PRODUCTION THE DEEPEST BREATH
MURKY DEPTHS The team filmed recreations with pro freediver Alessia Zecchini to create cinematic underwater scenes. This, along with GoPro shots and archival footage, led to the seamless final edit “We often work with freedivers in our productions because, if you compare a diver and freediver, a diver is essentially handicapped in the water as they need air. Freediving is a much more aesthetic, natural way of interacting with the innovation, and it helped a lot,” says Fischer. “In underwater filming, when the water is challenging and not crystal clear – but you still want to have a lot of room for post-production in terms of sharpness and contrast – you have to pretend you’re far away, but actually have to be very close. The less water between the object and lens, the better. An undistorted 9-24mm lens helps a lot to get a little bit of extra information that you’d otherwise lose.” The underwater cinematographers also utilised GoPros, which helped to achieve a less-polished quality that blended well with the existing archival footage. Some action was captured by Fischer, who used scuba equipment, and some by filmmaker and record- breaking freediver Julie Gautier, who filmed sequences without the assistance of an oxygen tank. The blend of the two was pivotal, explains Fischer.
water and the surroundings, especially the wildlife. You don’t make any sound, which is a huge difference as you don’t scare the animals.” “In this case, neither Julie nor I would be able to serve the production well alone. We can only do it together, through the way we communicate in the water with signs and sounds. You can have great plans on the surface, but once you’re in the water everything changes completely,” he continues. In the above-water world, Cragg and his team shot on two RED Gemini 5Ks with 2x Cooke Anamorphic lenses; a Ronan for the moving shots, plus around 20 lights, with a combination of Aputure LEDs and an ARRI M18. “It was a decent documentary package that is a bit more cinematic,” he sums up. “Documentaries want to be cinematic now, so everything’s heavy and cumbersome. We had a very small team: just myself, first assistant, sound recordist, a couple of producers and we picked up a local runner. There was a lot of travelling with a lot of kit – you’re lugging around 30 cases. It’s not like shooting a drama, where that’s all taken care of. We almost had too much equipment for the number of people, yet you need that equipment in order to deliver a certain aesthetic. “It’s a fine balance,” he continues. “Do we go for lighter equipment and shoot it in a different way? No, because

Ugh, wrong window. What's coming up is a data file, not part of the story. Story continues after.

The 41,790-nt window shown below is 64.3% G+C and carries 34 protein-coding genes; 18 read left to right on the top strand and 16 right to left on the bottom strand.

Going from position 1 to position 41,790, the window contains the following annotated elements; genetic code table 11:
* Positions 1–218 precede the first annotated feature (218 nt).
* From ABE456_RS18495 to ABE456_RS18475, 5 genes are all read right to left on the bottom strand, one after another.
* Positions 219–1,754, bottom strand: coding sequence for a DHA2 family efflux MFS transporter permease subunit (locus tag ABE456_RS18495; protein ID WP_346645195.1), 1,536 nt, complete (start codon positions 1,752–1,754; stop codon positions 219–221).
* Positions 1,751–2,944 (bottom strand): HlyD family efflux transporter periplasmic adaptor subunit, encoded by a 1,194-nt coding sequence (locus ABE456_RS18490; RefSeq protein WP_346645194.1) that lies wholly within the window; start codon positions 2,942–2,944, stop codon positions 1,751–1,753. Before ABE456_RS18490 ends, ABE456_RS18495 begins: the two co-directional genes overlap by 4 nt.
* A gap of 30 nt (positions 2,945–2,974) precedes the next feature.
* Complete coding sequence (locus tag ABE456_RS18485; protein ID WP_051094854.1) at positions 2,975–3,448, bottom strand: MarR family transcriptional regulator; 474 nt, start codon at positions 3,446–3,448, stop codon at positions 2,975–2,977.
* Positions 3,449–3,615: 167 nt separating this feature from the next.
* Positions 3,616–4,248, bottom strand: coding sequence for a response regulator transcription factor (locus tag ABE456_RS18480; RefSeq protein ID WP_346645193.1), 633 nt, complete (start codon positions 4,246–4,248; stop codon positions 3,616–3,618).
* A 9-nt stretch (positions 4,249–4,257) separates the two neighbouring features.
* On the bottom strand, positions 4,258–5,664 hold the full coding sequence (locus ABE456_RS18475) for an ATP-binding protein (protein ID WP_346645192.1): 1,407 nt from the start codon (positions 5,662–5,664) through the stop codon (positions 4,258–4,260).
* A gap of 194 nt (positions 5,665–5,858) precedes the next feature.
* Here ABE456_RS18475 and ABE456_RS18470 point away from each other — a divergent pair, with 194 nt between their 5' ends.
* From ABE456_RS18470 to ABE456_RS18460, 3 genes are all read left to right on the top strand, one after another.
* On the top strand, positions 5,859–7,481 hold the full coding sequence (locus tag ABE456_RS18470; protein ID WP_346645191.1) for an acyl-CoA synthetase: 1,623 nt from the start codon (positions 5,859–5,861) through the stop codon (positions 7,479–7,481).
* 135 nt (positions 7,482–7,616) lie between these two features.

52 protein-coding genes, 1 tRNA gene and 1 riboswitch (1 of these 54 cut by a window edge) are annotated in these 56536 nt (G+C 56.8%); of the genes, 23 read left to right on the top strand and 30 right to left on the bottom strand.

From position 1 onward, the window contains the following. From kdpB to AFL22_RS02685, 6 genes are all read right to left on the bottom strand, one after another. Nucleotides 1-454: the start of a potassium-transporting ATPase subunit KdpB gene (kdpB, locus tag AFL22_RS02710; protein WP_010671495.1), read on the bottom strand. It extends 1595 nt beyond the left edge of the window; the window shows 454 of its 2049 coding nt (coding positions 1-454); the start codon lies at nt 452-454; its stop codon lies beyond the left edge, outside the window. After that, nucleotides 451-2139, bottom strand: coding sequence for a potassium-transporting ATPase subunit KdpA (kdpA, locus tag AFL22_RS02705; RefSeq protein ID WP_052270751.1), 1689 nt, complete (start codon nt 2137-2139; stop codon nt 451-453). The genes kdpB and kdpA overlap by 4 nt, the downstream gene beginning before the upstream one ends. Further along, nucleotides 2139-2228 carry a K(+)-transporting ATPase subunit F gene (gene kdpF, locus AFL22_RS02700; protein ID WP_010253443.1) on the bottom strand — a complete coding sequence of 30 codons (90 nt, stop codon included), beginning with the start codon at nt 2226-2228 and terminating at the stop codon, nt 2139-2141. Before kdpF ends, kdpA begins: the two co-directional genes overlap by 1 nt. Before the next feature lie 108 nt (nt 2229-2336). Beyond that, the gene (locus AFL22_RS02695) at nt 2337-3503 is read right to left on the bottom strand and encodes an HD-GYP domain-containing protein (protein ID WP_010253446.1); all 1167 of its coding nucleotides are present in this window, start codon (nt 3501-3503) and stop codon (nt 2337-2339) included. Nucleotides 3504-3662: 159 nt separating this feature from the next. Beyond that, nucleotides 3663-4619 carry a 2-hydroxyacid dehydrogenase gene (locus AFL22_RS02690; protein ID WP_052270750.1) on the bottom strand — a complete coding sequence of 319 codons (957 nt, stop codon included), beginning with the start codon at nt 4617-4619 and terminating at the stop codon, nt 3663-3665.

Laura wanted it to feel epic. She knew that the quality on a lot of the archival footage wasn’t that great and was in different formats – so we wanted everything else to sit in this other, cinematic space with the anamorphic.” SWIMMING UPSTREAM Aside from getting the desired results with a minimal workforce, shooting presented several challenges, from power cuts to tricky light, not to mention the logistical problems caused by the pandemic and travel restrictions. The locations, as beautiful as they look on screen, brought issues of their own, too. “Both of the exterior locations, Dahab and Long Island, Bahamas, have brutal sun for most of the day. This looks awful, and we can’t always shift everything to that golden time of day,” states Cragg. “We also had to try and find locations to do all our interviews in these places, so we were looking at Airbnbs – it felt a bit hopeless. We had a very specific idea of the setting we wanted each character to be in, and we would set dress those places – they were all hired. If we’d been able to shoot everybody outside on the porch and have more lighting and control, and flag out the sun, it would have been absolutely beautiful, but we just didn’t have that sort of budget.” With the extreme risks posed by the sport (diver blackouts are frequent, as is
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